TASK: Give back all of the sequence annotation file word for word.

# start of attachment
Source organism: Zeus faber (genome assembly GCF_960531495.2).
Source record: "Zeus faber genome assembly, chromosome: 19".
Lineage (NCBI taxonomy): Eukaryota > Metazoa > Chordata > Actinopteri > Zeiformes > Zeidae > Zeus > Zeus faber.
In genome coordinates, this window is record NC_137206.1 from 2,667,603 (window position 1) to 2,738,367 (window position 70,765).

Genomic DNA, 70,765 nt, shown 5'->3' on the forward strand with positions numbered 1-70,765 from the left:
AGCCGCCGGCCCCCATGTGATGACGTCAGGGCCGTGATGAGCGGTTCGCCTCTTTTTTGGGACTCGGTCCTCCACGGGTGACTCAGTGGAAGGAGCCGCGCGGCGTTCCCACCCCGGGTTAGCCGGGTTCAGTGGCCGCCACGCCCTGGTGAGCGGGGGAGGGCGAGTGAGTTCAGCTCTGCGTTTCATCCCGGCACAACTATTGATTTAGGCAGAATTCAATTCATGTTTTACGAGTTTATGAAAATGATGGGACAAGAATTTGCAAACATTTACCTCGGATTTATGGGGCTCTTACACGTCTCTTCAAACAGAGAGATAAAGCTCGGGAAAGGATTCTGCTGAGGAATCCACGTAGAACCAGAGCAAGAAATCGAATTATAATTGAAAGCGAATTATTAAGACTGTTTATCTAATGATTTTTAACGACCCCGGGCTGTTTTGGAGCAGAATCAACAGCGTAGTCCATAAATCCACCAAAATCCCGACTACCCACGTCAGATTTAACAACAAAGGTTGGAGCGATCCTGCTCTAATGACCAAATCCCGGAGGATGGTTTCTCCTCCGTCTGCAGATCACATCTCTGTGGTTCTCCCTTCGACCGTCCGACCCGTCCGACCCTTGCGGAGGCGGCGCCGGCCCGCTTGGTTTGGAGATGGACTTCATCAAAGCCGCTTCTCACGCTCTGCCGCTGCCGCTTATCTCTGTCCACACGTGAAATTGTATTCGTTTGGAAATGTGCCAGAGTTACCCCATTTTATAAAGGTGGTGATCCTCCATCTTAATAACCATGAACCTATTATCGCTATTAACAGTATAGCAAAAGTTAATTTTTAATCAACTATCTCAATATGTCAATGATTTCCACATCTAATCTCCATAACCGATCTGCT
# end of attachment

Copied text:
Source organism: Zeus faber (genome assembly GCF_960531495.2).
Source record: "Zeus faber genome assembly, chromosome: 19".
Lineage (NCBI taxonomy): Eukaryota > Metazoa > Chordata > Actinopteri > Zeiformes > Zeidae > Zeus > Zeus faber.
In genome coordinates, this window is record NC_137206.1 from 2,667,603 (window position 1) to 2,738,367 (window position 70,765).

Genomic DNA, 70,765 nt, shown 5'->3' on the forward strand with positions numbered 1-70,765 from the left:
AGCCGCCGGCCCCCATGTGATGACGTCAGGGCCGTGATGAGCGGTTCGCCTCTTTTTTGGGACTCGGTCCTCCACGGGTGACTCAGTGGAAGGAGCCGCGCGGCGTTCCCACCCCGGGTTAGCCGGGTTCAGTGGCCGCCACGCCCTGGTGAGCGGGGGAGGGCGAGTGAGTTCAGCTCTGCGTTTCATCCCGGCACAACTATTGATTTAGGCAGAATTCAATTCATGTTTTACGAGTTTATGAAAATGATGGGACAAGAATTTGCAAACATTTACCTCGGATTTATGGGGCTCTTACACGTCTCTTCAAACAGAGAGATAAAGCTCGGGAAAGGATTCTGCTGAGGAATCCACGTAGAACCAGAGCAAGAAATCGAATTATAATTGAAAGCGAATTATTAAGACTGTTTATCTAATGATTTTTAACGACCCCGGGCTGTTTTGGAGCAGAATCAACAGCGTAGTCCATAAATCCACCAAAATCCCGACTACCCACGTCAGATTTAACAACAAAGGTTGGAGCGATCCTGCTCTAATGACCAAATCCCGGAGGATGGTTTCTCCTCCGTCTGCAGATCACATCTCTGTGGTTCTCCCTTCGACCGTCCGACCCGTCCGACCCTTGCGGAGGCGGCGCCGGCCCGCTTGGTTTGGAGATGGACTTCATCAAAGCCGCTTCTCACGCTCTGCCGCTGCCGCTTATCTCTGTCCACACGTGAAATTGTATTCGTTTGGAAATGTGCCAGAGTTACCCCATTTTATAAAGGTGGTGATCCTCCATCTTAATAACCATGAACCTATTATCGCTATTAACAGTATAGCAAAAGTTAATTTTTAATCAACTATCTCAATATGTCAATGATTTCCACATCTAATCTCCATAACCGATCTGCT